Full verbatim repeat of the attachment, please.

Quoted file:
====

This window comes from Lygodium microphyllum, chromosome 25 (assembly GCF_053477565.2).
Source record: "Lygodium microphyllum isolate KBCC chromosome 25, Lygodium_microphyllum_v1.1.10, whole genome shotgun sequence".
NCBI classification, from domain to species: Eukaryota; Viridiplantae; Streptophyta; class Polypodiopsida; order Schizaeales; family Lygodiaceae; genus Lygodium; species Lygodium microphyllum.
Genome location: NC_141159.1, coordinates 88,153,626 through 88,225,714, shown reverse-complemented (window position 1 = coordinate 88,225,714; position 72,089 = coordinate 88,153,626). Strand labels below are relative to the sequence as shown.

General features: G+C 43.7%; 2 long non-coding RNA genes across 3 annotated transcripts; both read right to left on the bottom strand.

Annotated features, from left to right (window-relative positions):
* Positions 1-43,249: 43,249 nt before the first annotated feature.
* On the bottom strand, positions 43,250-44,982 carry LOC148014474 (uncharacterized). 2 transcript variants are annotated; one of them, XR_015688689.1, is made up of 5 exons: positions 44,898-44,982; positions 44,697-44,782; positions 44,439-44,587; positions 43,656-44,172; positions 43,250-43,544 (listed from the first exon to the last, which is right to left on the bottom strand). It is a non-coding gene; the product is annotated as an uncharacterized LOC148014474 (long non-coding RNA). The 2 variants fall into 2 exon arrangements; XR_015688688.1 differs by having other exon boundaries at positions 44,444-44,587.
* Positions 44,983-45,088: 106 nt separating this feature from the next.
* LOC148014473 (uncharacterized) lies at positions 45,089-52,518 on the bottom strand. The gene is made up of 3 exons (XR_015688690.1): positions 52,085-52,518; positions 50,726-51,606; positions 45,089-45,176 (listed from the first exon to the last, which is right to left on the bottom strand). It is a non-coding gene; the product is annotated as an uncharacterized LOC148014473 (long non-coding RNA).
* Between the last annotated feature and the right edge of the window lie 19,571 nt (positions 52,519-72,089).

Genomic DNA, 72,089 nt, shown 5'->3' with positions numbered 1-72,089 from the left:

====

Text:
This window comes from Lygodium microphyllum, chromosome 25 (assembly GCF_053477565.2).
Source record: "Lygodium microphyllum isolate KBCC chromosome 25, Lygodium_microphyllum_v1.1.10, whole genome shotgun sequence".
NCBI classification, from domain to species: Eukaryota; Viridiplantae; Streptophyta; class Polypodiopsida; order Schizaeales; family Lygodiaceae; genus Lygodium; species Lygodium microphyllum.
Genome location: NC_141159.1, coordinates 88,153,626 through 88,225,714, shown reverse-complemented (window position 1 = coordinate 88,225,714; position 72,089 = coordinate 88,153,626). Strand labels below are relative to the sequence as shown.

General features: G+C 43.7%; 2 long non-coding RNA genes across 3 annotated transcripts; both read right to left on the bottom strand.

Annotated features, from left to right (window-relative positions):
* Positions 1-43,249: 43,249 nt before the first annotated feature.
* On the bottom strand, positions 43,250-44,982 carry LOC148014474 (uncharacterized). 2 transcript variants are annotated; one of them, XR_015688689.1, is made up of 5 exons: positions 44,898-44,982; positions 44,697-44,782; positions 44,439-44,587; positions 43,656-44,172; positions 43,250-43,544 (listed from the first exon to the last, which is right to left on the bottom strand). It is a non-coding gene; the product is annotated as an uncharacterized LOC148014474 (long non-coding RNA). The 2 variants fall into 2 exon arrangements; XR_015688688.1 differs by having other exon boundaries at positions 44,444-44,587.
* Positions 44,983-45,088: 106 nt separating this feature from the next.
* LOC148014473 (uncharacterized) lies at positions 45,089-52,518 on the bottom strand. The gene is made up of 3 exons (XR_015688690.1): positions 52,085-52,518; positions 50,726-51,606; positions 45,089-45,176 (listed from the first exon to the last, which is right to left on the bottom strand). It is a non-coding gene; the product is annotated as an uncharacterized LOC148014473 (long non-coding RNA).
* Between the last annotated feature and the right edge of the window lie 19,571 nt (positions 52,519-72,089).

Genomic DNA, 72,089 nt, shown 5'->3' with positions numbered 1-72,089 from the left: